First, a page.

Hidden behind the falling off of chairs, toothpaste smeared across the face, and a wonderful non-verbal bit about eating a French fry, there was something else lurking under the surface of Episode 102 of ” Resident Alien.” It’s easy to see some of the physical humor that Alan Tudyk delivers and dismiss the show as simply filled with prat-falls and well-timed laugh moments, but that’s shorting this show a bit, in my opinion.
The series’ second show was entitled “Homesick” and woven between the jokes and physical comedy moments were some interesting statements about home and how, even when we don’t want to feel it, homesickness arrives in many different ways. Tudyk’s molecularly created Harry Vanderspiegle notices this early on in the episode when he describes a hole he feels inside. He laments that for some reason, having taken on human form, he is starting to encounter the emotions of humans, something that throws him for a loop.
It’s an interesting dynamic for him as he continues the charade of being a doctor in this small Colorado community. There are some absolutely hilarious moments with him in the exam room – “Okay, let’s see that tit” he says to the astonishment of his female patient and the horror of his assistant Asta Twelvetrees. There’s a running theme through the series thus far that Harry considers his species superior in every way to humanity, yet he finds fitting in to be a struggle from one minute to the next.
For instance, he wonders why humans think heart attack is the leading cause of death among them when his species knows that it’s actually almonds. In a funny moment at the bowling alley, he calculates the geometry of the ball to the pins and assumes he’ll be able to master it easily, particularly after Sheriff Mike and D’Arcy open with strikes.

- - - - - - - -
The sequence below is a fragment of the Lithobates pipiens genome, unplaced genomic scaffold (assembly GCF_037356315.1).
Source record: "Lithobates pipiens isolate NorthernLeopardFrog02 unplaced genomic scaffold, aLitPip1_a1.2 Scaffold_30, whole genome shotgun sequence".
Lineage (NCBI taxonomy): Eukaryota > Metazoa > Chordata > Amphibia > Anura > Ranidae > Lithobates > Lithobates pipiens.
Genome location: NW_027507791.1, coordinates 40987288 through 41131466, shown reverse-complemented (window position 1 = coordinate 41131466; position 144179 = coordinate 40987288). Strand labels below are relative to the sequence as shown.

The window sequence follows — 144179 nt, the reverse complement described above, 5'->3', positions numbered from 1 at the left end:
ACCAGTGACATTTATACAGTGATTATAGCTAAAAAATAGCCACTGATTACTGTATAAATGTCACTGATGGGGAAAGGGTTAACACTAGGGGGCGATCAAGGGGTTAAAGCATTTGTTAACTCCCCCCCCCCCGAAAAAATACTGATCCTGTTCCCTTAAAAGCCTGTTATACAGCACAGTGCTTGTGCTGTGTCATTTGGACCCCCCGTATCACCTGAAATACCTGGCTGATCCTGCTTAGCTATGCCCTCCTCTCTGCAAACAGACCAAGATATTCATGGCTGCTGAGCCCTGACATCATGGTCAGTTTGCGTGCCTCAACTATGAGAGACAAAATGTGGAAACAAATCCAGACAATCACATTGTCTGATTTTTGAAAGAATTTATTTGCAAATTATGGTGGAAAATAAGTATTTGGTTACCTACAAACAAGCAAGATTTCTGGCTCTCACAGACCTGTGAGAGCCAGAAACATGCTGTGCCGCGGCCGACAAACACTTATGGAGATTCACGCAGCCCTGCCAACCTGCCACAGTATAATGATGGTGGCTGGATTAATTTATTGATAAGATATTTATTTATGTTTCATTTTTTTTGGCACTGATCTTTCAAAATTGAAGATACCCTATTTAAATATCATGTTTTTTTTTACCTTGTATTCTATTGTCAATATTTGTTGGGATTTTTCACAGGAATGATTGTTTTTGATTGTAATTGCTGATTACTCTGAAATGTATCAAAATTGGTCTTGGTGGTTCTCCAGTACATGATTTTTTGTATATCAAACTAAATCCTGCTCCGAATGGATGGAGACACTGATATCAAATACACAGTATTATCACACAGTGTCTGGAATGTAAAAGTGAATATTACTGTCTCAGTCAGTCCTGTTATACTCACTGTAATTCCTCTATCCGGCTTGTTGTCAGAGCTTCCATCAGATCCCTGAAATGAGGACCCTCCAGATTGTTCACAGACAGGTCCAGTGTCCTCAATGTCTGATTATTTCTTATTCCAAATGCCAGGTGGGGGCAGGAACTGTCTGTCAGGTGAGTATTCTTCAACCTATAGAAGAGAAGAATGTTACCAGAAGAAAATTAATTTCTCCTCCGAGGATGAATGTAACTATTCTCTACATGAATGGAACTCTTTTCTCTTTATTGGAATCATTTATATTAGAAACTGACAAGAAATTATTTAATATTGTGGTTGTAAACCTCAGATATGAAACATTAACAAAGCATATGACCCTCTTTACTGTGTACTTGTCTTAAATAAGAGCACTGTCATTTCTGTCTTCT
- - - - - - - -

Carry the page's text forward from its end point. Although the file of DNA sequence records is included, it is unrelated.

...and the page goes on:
Instead, he finds out that what appears to be a simplistic game played by humans carries with it some very real struggles. And that struggle leads to the bowling ball flying out his hands backwards and nailing Sheriff Mike in the jewels – which D’Arcy finds hilarious.
As an aside, Sheriff Mike Thompson is a riot. You can tell he’s set up to be a hard-nosed, fairly conservative, semi-bully type of guy who thinks he has all the answers. His color coordinated bowling outfit reminded me of Jesus in “The Big Lebowski.” And the good sheriff doesn’t just wear it, he wears the hell out of it and he knows it. But one has to wonder what that confidence and bravado may be covering up.
Back to Harry and the hole in his middle. He can’t figure it out or why he should feel anything. Then, in a cave he finds a mineral that he’s familiar with and through fire and ice, builds a piece of home that allows him to levitate and apple. It’s a small moment, but a moment that reflects his own homesickness, his own desire to complete his mission – the mass extermination of life on Earth – and go home. And it’s one of those moments that elevates Resident Alien above a simple comedy.